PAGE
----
Stephen J.M. Bray


Teaching Toward  Solutions  by  Linda Metcalfe PhD,  Crown House Publishing, 248 pages, paperback, ISBN 1904424074, price 19.99

This is an interesting book about responding to challenging children differently.

It is based on the concept of Solution-focused Strategies and as such is basically an outline of how to apply positive reframing in a teaching situation. It uses a number of Neuro-Linguistic Programming techniques without ever using the term NLP and one feels confident that the author, Linda Metcalfe PhD, has had extensive experience at putting the strategies into practice.

It is the word practice that is key here, but as a verb rather than an adjective. Changing how a teacher responds to a child looks easy enough on the page ; in the highly charged atmosphere of the classroom it is a different matter. The techniques she describes of refocusing attention on what the pupil has done positively take a long time to master and I think that point should be expressly stated in order to avoid the tried it and didnt work response which often subverts brave new approaches such as this.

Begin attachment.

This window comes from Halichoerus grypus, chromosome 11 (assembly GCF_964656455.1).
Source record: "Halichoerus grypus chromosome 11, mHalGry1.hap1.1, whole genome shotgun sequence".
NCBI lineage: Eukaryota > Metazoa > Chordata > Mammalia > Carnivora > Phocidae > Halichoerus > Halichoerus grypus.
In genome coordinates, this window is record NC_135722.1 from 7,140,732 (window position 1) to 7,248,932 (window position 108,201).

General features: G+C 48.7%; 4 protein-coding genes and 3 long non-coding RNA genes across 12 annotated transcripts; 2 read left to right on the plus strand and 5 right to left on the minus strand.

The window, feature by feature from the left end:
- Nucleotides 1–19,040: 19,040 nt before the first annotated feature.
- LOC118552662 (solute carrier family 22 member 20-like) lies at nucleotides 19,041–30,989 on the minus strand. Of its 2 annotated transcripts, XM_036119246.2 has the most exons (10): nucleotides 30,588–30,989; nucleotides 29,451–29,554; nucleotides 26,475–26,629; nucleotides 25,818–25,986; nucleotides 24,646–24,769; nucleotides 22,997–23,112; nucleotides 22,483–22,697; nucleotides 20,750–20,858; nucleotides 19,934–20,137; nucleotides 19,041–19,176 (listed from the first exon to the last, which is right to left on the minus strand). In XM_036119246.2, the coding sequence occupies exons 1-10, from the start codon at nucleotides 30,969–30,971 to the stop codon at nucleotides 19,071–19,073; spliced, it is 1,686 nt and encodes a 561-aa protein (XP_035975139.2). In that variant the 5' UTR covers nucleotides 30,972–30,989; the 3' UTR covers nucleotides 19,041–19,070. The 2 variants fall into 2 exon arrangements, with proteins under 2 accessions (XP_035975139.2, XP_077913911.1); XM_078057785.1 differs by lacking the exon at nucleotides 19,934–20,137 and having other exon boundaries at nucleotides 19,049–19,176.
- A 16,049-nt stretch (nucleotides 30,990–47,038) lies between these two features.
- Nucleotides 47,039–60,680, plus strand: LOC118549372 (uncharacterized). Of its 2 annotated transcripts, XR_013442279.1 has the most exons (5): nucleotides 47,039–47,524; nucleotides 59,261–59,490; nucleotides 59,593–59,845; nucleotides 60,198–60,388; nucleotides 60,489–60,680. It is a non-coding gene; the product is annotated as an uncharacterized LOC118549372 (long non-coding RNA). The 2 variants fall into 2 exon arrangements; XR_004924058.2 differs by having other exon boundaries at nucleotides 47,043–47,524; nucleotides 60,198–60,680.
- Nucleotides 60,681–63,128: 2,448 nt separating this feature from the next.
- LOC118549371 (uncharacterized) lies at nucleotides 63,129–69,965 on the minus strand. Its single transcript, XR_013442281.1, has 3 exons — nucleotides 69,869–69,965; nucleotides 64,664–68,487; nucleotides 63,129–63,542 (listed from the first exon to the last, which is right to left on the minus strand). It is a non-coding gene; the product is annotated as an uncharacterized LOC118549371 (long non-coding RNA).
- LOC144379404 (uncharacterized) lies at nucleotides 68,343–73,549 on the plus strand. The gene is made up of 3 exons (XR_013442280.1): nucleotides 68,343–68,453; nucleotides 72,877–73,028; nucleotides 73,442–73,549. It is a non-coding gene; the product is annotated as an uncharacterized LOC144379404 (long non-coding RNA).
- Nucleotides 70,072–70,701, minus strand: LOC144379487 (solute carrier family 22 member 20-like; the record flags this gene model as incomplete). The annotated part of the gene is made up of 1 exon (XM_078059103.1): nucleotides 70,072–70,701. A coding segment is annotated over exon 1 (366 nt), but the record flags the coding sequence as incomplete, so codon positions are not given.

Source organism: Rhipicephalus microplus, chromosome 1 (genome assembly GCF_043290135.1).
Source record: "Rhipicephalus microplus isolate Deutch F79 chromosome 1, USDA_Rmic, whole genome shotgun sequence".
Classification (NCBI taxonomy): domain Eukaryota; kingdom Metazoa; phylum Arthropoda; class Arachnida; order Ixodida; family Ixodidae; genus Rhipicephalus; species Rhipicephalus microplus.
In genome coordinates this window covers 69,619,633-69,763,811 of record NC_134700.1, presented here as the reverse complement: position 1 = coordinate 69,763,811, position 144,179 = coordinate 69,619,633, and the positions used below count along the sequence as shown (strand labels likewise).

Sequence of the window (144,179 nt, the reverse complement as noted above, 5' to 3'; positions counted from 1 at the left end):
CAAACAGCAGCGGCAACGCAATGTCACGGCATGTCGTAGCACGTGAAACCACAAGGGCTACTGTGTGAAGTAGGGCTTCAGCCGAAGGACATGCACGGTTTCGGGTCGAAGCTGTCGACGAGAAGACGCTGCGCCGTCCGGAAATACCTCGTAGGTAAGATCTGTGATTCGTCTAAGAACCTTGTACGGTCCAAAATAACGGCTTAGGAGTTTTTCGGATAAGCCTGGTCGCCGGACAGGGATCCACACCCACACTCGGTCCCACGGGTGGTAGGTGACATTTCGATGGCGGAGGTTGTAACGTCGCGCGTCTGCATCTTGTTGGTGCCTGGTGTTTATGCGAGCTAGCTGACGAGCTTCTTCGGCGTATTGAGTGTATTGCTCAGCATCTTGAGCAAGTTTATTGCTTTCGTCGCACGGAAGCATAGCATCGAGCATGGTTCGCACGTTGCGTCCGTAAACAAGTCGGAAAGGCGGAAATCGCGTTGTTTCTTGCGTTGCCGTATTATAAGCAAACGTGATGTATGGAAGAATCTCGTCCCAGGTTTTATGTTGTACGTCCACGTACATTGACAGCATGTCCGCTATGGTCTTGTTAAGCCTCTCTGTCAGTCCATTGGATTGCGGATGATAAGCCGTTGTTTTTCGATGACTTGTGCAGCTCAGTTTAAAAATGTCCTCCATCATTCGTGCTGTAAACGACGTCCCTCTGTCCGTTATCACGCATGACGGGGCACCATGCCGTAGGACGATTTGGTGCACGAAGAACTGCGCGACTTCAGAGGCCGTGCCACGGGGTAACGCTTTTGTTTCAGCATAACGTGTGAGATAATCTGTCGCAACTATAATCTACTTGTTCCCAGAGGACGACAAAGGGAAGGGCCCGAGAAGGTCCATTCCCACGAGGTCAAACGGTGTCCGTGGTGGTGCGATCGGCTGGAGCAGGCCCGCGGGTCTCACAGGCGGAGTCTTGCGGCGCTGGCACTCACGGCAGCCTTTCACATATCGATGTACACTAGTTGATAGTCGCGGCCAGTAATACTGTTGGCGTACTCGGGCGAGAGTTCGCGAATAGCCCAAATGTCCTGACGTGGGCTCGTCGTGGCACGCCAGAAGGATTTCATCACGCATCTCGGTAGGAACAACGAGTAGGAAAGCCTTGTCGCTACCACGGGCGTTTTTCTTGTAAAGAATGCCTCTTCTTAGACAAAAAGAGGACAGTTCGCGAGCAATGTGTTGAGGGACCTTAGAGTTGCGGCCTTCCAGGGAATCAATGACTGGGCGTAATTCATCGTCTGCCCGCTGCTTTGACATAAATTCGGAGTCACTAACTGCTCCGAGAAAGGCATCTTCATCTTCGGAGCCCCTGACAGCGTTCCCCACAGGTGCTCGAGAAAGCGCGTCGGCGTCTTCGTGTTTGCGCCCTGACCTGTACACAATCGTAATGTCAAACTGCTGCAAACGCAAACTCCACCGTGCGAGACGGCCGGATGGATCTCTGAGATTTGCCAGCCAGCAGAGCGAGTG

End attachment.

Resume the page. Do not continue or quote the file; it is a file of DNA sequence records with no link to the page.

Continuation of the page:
However, the biggest problem about the book is one of cultural difference. I have said elsewhere that many American books dont appeal to UK teachers because they seem to lack a certain realism about the way children and schools are. This one would benefit from some disciplined referencing to research; however, the main difficulty being that teachers simply do not have the time to do what Metcalfe suggests. Now, that may well be the fault of our current system, but it is going to put teachers off. She gives an example of a teacher who persisted way beyond the call of duty at trying to reach a disaffected child : she took the time and never stopped trying to reach her. Many young teachers are currently entering the profession with those kinds of ideals, and  jolly good says  I, but many are either burning out and leaving within a few years, or they are cooling down and adapting to the warts-and-all system that we have. Unfortunately that system does not include Solution-Focused approaches and that is a great shame because I believe that the book contains some nuggets of pure gold.